Lesley Murray’s Black Soldier is a commemorative work which has both personal and public resonance. A heartfelt tribute to the artist’s grandfather, the work has also assumed broader significance as a symbol of Aboriginal and Torres Strait Islanders’ role in the Australian Defence Force, as well as in the early frontier wars.
Presenting the archetypal image of the Australian Digger in full uniform and slouch hat, the words ‘Black Soldier’ underscore how Indigenous military service has been marked by patterns of anonymity and under-recognition.
While Indigenous servicemen often experienced a sense of equality and camaraderie among the troops at war, they did not receive the same recognition and support as their counterparts upon their return.
Alice Springs, December 1942. (Source: Australian War Memorial).
As Leslie Murray noted when exhibiting the work in 2001, it was in recent decades that “the RSL and the Australian Government came to recognise the efforts and sacrifices made by Aboriginal and Torres Strait Islander people.”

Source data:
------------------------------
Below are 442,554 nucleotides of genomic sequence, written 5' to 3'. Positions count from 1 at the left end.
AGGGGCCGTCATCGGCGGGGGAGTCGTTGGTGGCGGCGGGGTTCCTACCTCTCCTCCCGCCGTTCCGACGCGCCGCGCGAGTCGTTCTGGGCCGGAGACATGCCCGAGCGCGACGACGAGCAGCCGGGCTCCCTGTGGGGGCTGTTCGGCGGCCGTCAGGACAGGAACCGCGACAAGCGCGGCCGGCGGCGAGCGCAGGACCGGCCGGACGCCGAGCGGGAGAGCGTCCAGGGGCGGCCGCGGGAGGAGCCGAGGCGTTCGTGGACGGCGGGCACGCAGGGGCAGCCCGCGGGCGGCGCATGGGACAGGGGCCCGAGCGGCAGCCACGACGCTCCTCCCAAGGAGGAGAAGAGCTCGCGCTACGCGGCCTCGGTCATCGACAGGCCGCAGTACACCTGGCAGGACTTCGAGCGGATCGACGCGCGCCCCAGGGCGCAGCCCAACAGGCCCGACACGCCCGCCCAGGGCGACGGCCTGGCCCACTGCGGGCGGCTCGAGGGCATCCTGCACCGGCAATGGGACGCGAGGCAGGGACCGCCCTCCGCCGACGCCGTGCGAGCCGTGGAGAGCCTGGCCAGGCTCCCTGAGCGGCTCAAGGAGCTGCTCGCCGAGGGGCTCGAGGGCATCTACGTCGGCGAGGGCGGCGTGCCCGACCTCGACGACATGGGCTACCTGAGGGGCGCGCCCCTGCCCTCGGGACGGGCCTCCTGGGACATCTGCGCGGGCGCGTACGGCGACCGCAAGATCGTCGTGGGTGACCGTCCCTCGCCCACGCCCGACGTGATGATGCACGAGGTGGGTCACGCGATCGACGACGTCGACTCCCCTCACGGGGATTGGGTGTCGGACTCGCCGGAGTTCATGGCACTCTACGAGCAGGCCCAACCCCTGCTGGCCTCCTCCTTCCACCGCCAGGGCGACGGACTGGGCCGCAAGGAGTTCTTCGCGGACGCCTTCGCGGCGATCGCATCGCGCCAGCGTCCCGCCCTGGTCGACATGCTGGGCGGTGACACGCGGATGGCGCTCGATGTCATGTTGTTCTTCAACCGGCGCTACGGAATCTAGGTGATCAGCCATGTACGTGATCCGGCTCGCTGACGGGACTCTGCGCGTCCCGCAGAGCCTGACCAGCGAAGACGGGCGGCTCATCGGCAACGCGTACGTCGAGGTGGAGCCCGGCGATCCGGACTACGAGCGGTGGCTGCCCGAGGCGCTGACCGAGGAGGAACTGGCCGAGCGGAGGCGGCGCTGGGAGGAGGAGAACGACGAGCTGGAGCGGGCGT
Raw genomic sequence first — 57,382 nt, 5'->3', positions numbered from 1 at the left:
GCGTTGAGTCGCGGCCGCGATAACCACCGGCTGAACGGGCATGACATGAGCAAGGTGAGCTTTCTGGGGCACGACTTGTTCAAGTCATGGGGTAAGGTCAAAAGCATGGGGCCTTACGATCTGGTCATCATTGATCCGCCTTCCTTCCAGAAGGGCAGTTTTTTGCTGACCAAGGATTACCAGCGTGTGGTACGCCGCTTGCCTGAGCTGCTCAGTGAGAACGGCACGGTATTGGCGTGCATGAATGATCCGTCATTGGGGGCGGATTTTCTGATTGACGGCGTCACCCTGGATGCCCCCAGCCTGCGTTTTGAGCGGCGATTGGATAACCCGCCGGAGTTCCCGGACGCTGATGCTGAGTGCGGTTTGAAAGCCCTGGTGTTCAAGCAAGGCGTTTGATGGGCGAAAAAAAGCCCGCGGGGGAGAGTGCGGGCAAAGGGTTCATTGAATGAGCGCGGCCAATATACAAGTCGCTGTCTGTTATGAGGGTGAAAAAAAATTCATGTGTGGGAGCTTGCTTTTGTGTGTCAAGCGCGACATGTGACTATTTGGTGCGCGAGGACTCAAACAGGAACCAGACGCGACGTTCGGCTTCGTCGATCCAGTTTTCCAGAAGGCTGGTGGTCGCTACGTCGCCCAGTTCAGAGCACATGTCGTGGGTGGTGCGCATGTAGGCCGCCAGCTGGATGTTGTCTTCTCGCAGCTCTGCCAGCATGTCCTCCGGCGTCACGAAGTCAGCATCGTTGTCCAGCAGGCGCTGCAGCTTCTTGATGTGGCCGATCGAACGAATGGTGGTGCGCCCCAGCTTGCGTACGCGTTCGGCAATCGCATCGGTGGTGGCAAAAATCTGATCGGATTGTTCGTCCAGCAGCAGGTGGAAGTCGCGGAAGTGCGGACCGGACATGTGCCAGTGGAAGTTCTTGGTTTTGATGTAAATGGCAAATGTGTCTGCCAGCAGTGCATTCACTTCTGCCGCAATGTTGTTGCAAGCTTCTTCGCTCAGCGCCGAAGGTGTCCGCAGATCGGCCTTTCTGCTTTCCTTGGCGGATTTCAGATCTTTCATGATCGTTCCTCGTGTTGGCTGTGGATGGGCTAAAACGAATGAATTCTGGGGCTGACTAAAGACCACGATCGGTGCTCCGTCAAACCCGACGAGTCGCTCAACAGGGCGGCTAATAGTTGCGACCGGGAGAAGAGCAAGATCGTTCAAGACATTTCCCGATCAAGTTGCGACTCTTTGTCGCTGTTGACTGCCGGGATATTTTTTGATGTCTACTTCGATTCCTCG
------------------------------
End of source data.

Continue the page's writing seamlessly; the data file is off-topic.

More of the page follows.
Indigenous servicemen’s names were excluded from Australian War Memorials and unlike non-Aboriginal veterans, they were not given land once back in Australia. Murray’s own grandfather, promoted to Lance Corporal during the Second World War, only received his medal in 1989.
Black Soldier forms part of a series of linocut prints celebrating the life of her grandfather William Murray. While the works hold great personal meaning for Murray, having helped her grieve his death in 1994, she also intended to make a broader statement about Aboriginal experience and their role in defending Australia over the years.
Many fought and lost their lives fighting in alien lands, for not only their country, but in the hope of making their situation in Australia better for their families.
Hear more about Lesley Murray’s ‘Grandfather series’ in this AGWA TV interview: